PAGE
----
When asked whether his campaign manager, Kellyanne Conway, was accurate when she said recently that he now believes Obama was born in this country, Trump responded: “It’s okay. She’s allowed to speak what she thinks. I want to focus on jobs. I want to focus on other things.”

He added: “I don’t talk about it anymore. The reason I don’t is because then everyone is going to be talking about it as opposed to jobs, the military, the vets, security.”

Hours later, though, Trump’s campaign said in a statement that he no longer doubted Obama’s birth in Hawaii and that Trump had done “a great service to the President and the country” by prompting Obama to release his long-form birth certificate in 2011.

But, as Costa noted, the campaign “also repeated the widely debunked claim that [Hillary] Clinton and her campaign had questioned Obama’s birthplace in 2008, which is false.”

The following day, The Post’s Jenna Johnson reported that Trump himself acknowledged for the first time that Obama was born in the United States, ending his long history of stoking unfounded doubts about the nation’s first African American president.

“President Barack Obama was born in the United States. Period,” Trump said, though he repeated the falsehood that Clinton and her unsuccessful 2008 campaign started the birther controversy.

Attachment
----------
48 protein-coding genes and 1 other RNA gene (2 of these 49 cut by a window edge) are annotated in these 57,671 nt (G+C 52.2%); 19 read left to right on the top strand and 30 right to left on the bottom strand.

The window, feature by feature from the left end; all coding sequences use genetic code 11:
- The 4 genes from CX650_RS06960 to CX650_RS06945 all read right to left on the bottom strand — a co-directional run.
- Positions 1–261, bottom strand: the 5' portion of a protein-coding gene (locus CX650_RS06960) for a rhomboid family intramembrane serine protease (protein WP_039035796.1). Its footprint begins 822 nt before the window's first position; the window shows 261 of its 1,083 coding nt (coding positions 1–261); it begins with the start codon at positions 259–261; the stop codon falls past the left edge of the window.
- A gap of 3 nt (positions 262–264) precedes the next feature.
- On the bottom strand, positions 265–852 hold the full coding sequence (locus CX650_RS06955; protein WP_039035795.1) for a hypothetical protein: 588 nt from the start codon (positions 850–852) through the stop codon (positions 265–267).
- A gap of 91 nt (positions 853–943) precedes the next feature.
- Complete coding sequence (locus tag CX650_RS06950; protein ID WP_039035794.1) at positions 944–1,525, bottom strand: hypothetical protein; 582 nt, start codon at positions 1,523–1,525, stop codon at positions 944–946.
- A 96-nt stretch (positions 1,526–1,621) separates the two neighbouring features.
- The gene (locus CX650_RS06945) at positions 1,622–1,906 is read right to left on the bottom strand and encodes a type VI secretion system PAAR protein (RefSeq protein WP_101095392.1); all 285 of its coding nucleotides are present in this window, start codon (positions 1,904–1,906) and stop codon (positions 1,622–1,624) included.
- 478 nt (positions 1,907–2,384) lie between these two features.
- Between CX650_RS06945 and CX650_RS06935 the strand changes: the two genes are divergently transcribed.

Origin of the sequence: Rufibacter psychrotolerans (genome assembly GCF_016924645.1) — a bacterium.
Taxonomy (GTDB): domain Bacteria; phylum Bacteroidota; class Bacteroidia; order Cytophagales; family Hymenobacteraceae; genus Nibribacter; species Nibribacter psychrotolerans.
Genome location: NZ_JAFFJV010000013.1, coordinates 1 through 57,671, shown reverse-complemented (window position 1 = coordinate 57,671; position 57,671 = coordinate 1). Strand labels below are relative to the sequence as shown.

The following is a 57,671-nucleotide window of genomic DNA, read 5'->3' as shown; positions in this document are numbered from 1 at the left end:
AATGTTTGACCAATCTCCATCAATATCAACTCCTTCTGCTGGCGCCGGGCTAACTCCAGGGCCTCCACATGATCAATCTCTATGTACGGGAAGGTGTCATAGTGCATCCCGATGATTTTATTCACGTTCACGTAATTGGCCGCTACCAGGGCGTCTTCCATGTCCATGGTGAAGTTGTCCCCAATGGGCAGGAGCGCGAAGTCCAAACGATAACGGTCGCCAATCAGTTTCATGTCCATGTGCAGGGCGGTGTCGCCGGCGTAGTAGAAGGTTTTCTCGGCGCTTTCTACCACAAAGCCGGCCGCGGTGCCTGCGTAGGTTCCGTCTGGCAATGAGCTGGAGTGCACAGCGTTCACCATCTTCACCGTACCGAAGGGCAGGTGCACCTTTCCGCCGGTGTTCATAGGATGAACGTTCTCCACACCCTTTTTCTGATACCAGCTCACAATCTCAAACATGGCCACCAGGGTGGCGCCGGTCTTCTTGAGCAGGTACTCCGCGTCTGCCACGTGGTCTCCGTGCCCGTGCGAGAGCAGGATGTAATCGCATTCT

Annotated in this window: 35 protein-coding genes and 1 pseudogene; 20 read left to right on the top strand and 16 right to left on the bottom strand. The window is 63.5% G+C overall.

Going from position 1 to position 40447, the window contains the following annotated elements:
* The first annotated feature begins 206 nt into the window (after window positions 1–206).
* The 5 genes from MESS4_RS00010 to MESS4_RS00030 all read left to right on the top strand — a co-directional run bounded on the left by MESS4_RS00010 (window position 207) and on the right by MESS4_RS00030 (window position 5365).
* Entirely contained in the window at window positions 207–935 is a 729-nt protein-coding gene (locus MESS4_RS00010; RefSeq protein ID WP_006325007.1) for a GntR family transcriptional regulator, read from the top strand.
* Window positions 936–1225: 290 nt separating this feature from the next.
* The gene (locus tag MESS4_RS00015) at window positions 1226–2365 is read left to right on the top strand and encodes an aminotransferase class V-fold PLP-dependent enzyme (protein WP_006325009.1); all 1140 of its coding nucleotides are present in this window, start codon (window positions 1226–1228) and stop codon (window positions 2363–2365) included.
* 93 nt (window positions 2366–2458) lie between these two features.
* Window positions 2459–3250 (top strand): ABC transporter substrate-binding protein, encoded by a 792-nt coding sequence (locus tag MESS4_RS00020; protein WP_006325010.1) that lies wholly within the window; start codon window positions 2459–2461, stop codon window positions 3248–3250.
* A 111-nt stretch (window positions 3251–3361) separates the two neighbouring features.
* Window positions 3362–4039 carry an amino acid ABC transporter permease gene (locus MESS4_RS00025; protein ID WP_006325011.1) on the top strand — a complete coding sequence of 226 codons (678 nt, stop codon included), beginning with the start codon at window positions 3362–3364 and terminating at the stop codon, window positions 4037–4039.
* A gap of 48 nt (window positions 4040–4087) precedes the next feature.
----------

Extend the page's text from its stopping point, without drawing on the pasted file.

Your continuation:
(That same day, Obama told reporters he was “pretty confident about where I was born.”)

Trump has never publicly changed his position, though the New York Times reported in November that advisers said Trump, in recent months, had “used closed-door conversations to question the authenticity of President Barack Obama’s birth certificate.”

Arpaio, for his part, has been unwavering in his belief that Obama’s birth certificate isn’t real.

In December, shortly before leaving the Maricopa County Sheriff’s Office, Arpaio announced that his “Cold Case Posse” had found “9 points of forgery” following a five-year investigation of the birth certificate, according to the Arizona Republic.

Arpaio pushed the theory that someone copied and pasted Obama’s information onto the birth certificate of a woman born in Hawaii.